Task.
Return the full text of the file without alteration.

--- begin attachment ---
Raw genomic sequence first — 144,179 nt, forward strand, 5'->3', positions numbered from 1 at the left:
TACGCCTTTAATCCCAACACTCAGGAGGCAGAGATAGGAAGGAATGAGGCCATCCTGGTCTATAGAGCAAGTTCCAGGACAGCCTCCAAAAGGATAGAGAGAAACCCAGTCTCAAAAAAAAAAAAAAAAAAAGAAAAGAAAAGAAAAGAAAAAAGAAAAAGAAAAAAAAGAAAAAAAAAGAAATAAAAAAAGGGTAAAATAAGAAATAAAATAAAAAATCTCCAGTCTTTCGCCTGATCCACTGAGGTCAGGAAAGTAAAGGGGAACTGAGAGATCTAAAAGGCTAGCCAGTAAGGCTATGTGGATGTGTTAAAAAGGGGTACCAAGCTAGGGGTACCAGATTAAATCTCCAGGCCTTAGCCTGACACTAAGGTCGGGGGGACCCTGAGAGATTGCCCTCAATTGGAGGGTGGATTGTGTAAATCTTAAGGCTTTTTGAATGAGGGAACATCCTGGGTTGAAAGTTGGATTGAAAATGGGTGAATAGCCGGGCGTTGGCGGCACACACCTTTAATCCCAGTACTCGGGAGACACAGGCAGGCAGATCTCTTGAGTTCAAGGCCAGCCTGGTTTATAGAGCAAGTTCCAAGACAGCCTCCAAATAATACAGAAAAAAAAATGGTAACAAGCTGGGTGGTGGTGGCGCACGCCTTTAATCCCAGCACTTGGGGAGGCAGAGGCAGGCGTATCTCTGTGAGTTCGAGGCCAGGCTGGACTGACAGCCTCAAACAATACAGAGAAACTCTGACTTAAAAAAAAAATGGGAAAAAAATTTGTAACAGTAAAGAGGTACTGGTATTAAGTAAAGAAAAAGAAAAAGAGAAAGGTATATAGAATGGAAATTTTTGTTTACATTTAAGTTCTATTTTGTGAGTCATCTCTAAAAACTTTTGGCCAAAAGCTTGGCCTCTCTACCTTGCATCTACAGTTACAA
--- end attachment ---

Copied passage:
Raw genomic sequence first — 144,179 nt, forward strand, 5'->3', positions numbered from 1 at the left:
TACGCCTTTAATCCCAACACTCAGGAGGCAGAGATAGGAAGGAATGAGGCCATCCTGGTCTATAGAGCAAGTTCCAGGACAGCCTCCAAAAGGATAGAGAGAAACCCAGTCTCAAAAAAAAAAAAAAAAAAAGAAAAGAAAAGAAAAGAAAAAAGAAAAAGAAAAAAAAGAAAAAAAAAGAAATAAAAAAAGGGTAAAATAAGAAATAAAATAAAAAATCTCCAGTCTTTCGCCTGATCCACTGAGGTCAGGAAAGTAAAGGGGAACTGAGAGATCTAAAAGGCTAGCCAGTAAGGCTATGTGGATGTGTTAAAAAGGGGTACCAAGCTAGGGGTACCAGATTAAATCTCCAGGCCTTAGCCTGACACTAAGGTCGGGGGGACCCTGAGAGATTGCCCTCAATTGGAGGGTGGATTGTGTAAATCTTAAGGCTTTTTGAATGAGGGAACATCCTGGGTTGAAAGTTGGATTGAAAATGGGTGAATAGCCGGGCGTTGGCGGCACACACCTTTAATCCCAGTACTCGGGAGACACAGGCAGGCAGATCTCTTGAGTTCAAGGCCAGCCTGGTTTATAGAGCAAGTTCCAAGACAGCCTCCAAATAATACAGAAAAAAAAATGGTAACAAGCTGGGTGGTGGTGGCGCACGCCTTTAATCCCAGCACTTGGGGAGGCAGAGGCAGGCGTATCTCTGTGAGTTCGAGGCCAGGCTGGACTGACAGCCTCAAACAATACAGAGAAACTCTGACTTAAAAAAAAAATGGGAAAAAAATTTGTAACAGTAAAGAGGTACTGGTATTAAGTAAAGAAAAAGAAAAAGAGAAAGGTATATAGAATGGAAATTTTTGTTTACATTTAAGTTCTATTTTGTGAGTCATCTCTAAAAACTTTTGGCCAAAAGCTTGGCCTCTCTACCTTGCATCTACAGTTACAA